An adiabatic calorimeter in which automation of the control of the adiabatic condition and the thermogram recording is achieved
in a simple way has been designed for studies of both thermochemistry and thermokinetics. A new method for specific heat measurements
has been proposed and specific heats ofn-heptane were measured to test the reliability of this calorimeter.
This paper presents several applications of the PHI-TEC II that are not commonly associated with adiabatic calorimeters but which have proved to be extremely valuable. These include simulation of a deep oil well for enhanced oil recovery, isothermal calorimetry of a semibatch reaction, catalyst research using flow through reactors (both plug flow and CSTR) with controlled feeds of high pressure liquid and gas.
Authors:Zhi-Cheng Tan, Ji-Biao Zhang, and Meng Shang-He
A computerized adiabatic calorimeter for heat capacity measurements in the temperature range 80–400 K has been constructed.
The sample cell of the calorimeter, which is about 50 cm3 in internal volume, is equipped with a platinum resistance thermometer and surrounded by an adiabatic shield and a guard
shield. Two sets of 6-junction chromel-copel thermocouples are mounted between the cell and the shields to indicate the temperature
differences between them. The adiabatic conditions of the cell are automatically controlled by two sets of temperature controller.
The reliability of the calorimeter was verified through heat capacity measurements on the standard reference material α-Al2O3. The results agreed well with those of the National Bureau of Standards (NBS): within 0.2% throughout the whole temperature
region. The heat capacities of high-purity graphite and polystyrene were precisely measured in the interval 260–370 K by using
the above-mentioned calorimeter. The results were tabulated and plotted and the thermal behavior of the two materials was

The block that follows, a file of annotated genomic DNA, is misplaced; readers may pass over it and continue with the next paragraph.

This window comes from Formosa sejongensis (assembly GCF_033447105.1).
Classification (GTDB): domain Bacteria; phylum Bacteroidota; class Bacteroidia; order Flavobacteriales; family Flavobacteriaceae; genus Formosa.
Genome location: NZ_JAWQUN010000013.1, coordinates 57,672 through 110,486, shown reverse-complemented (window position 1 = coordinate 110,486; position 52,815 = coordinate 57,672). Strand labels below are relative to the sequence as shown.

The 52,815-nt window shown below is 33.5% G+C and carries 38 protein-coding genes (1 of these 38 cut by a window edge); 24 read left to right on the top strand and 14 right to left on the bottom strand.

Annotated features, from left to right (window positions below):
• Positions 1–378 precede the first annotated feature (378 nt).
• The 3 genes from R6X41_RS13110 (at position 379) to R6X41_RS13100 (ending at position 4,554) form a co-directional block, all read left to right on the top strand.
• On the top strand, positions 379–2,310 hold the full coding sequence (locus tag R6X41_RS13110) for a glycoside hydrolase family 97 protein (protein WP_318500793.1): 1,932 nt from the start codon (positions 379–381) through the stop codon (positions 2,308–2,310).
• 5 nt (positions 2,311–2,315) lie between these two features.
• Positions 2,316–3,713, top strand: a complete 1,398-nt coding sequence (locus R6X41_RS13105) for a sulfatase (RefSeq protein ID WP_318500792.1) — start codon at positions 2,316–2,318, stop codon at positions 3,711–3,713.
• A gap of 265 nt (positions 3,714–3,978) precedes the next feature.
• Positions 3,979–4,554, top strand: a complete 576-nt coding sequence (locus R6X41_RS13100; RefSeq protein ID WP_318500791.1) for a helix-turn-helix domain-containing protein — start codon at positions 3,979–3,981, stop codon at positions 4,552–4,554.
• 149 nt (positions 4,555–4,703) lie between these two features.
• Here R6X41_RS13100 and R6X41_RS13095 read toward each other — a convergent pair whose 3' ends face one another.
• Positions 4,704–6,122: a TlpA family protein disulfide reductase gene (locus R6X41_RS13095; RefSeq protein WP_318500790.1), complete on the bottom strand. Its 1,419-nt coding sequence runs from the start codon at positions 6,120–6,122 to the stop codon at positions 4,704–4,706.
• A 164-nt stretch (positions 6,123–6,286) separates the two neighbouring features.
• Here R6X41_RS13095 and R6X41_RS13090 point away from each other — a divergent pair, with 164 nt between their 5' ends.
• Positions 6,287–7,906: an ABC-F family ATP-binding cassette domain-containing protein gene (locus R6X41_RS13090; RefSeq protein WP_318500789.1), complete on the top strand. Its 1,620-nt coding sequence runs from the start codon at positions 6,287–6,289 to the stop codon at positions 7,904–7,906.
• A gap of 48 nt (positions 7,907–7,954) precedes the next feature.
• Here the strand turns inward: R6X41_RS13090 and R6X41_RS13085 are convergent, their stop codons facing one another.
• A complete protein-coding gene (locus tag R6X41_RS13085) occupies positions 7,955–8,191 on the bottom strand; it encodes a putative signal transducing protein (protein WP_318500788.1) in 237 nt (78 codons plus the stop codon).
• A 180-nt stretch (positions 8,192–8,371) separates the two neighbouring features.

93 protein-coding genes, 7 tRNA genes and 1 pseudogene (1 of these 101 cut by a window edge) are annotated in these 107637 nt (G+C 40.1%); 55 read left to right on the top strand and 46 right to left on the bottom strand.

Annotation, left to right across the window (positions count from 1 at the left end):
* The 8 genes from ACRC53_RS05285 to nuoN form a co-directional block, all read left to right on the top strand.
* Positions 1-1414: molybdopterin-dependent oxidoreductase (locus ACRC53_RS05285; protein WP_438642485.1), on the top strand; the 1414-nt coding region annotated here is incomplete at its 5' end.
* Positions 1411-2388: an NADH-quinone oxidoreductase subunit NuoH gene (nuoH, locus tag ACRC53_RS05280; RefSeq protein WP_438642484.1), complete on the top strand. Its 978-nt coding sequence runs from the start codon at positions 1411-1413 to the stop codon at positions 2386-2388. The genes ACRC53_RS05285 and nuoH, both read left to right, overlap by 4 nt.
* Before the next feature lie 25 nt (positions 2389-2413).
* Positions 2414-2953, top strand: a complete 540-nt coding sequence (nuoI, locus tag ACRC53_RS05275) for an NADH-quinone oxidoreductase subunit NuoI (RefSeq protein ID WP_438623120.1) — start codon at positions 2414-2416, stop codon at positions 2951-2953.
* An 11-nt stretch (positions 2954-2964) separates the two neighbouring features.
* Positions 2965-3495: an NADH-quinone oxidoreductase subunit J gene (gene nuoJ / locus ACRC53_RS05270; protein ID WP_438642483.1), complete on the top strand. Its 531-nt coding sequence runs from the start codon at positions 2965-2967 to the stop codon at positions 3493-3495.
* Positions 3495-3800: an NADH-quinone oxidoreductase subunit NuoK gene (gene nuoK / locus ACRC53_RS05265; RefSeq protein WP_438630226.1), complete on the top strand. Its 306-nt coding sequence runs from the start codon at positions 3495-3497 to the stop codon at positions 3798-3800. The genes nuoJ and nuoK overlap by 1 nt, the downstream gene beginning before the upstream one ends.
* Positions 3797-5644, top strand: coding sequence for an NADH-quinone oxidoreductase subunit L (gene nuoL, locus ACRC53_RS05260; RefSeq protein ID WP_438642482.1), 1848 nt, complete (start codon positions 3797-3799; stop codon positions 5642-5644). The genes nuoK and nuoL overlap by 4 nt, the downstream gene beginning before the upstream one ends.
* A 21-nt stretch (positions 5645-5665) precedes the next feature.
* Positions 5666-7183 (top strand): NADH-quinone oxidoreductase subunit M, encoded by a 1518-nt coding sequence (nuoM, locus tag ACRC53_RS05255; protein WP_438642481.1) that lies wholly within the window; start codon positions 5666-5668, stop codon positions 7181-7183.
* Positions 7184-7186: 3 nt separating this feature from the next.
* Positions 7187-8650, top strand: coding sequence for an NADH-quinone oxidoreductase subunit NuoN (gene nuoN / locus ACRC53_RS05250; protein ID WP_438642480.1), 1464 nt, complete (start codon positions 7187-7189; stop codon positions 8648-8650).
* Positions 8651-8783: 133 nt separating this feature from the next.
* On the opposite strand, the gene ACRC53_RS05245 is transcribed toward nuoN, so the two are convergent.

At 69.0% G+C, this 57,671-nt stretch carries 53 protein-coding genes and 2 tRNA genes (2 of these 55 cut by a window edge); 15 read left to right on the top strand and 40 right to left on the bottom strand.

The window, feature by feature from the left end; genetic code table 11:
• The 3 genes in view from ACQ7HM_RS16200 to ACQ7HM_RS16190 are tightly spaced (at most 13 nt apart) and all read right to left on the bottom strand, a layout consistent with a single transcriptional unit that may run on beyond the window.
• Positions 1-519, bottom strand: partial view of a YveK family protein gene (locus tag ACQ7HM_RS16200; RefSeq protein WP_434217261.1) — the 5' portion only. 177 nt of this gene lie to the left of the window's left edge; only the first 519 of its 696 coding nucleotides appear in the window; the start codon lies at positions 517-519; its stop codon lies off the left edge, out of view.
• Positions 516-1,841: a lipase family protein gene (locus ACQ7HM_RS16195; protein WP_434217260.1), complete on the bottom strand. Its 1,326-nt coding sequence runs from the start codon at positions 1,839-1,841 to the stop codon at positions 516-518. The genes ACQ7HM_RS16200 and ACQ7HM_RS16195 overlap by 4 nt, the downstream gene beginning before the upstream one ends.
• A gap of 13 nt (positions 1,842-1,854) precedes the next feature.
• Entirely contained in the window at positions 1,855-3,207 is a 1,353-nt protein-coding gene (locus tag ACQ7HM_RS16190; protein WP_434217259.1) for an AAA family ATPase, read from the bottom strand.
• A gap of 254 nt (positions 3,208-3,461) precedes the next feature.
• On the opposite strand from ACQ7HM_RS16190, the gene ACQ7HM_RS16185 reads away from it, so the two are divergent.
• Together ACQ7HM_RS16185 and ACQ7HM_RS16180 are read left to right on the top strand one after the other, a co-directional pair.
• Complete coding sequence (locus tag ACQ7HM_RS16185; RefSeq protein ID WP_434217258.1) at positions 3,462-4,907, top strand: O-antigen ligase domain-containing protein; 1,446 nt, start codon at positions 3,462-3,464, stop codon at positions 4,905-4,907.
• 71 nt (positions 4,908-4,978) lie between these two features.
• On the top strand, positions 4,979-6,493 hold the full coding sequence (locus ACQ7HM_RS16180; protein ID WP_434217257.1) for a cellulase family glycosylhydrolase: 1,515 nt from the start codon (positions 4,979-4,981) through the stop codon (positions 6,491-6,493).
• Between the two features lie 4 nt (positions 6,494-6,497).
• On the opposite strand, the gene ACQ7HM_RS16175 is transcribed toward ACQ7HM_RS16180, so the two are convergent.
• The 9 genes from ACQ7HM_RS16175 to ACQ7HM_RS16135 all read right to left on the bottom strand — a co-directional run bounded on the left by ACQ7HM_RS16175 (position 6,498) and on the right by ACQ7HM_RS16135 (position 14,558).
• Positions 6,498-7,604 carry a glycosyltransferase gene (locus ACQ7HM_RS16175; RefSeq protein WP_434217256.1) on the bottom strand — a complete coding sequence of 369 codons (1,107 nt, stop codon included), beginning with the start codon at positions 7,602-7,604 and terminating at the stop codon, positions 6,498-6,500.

discussed in detail. Polynomial expressions for calculation of the heat capacities of the two substances are presented.
A fully automated adiabatic calorimeter controlled on line by a computer used for heat capacity measurements in the temperature
range from 80 to 400 K was constructed. The hardware of the calorimetric system consisted of a Data Acquisition/Switch Unit,
34970A Agilent, a 7 1/2 Digit Nano Volt /Micro Ohm Meter, 34420A Agilent, and a P4 computer. The software was developed according
to modern controlling theory. The adiabatic calorimeter consisted mainly of a sample cell equipped with a miniature platinum
resistance thermometer and an electric heater, two (inner and outer) adiabatic shields, two sets of six junction differential
thermocouple piles and a high vacuum can. A Lake Shore 340 Temperature Controller and the two sets of differential thermocouples
were used to control the adiabatic conditions between the cell and its surroundings. The reliability of the calorimeter was
verified by measuring the heat capacities of synthetic sapphire (α-Al2O3), Standard Reference Material 720. The deviation of the data obtained by this calorimeter from those published by NIST was
within ±0.1% in the temperature range from 80 to 400 K.
An automatic pressure
tracking adiabatic calorimeter (APTAC) has been developed to obtain the thermokinetic
and vapor pressure data during runaway reactions. The heat onset temperature
is important data for estimating the thermal hazardous materials. DTBP(di-tert-butyl peroxide)/toluene was chosen for evaluating
the measurement values and the thermokinetic parameters. The relationships
between the sample mass and the heat onset temperature in the addition to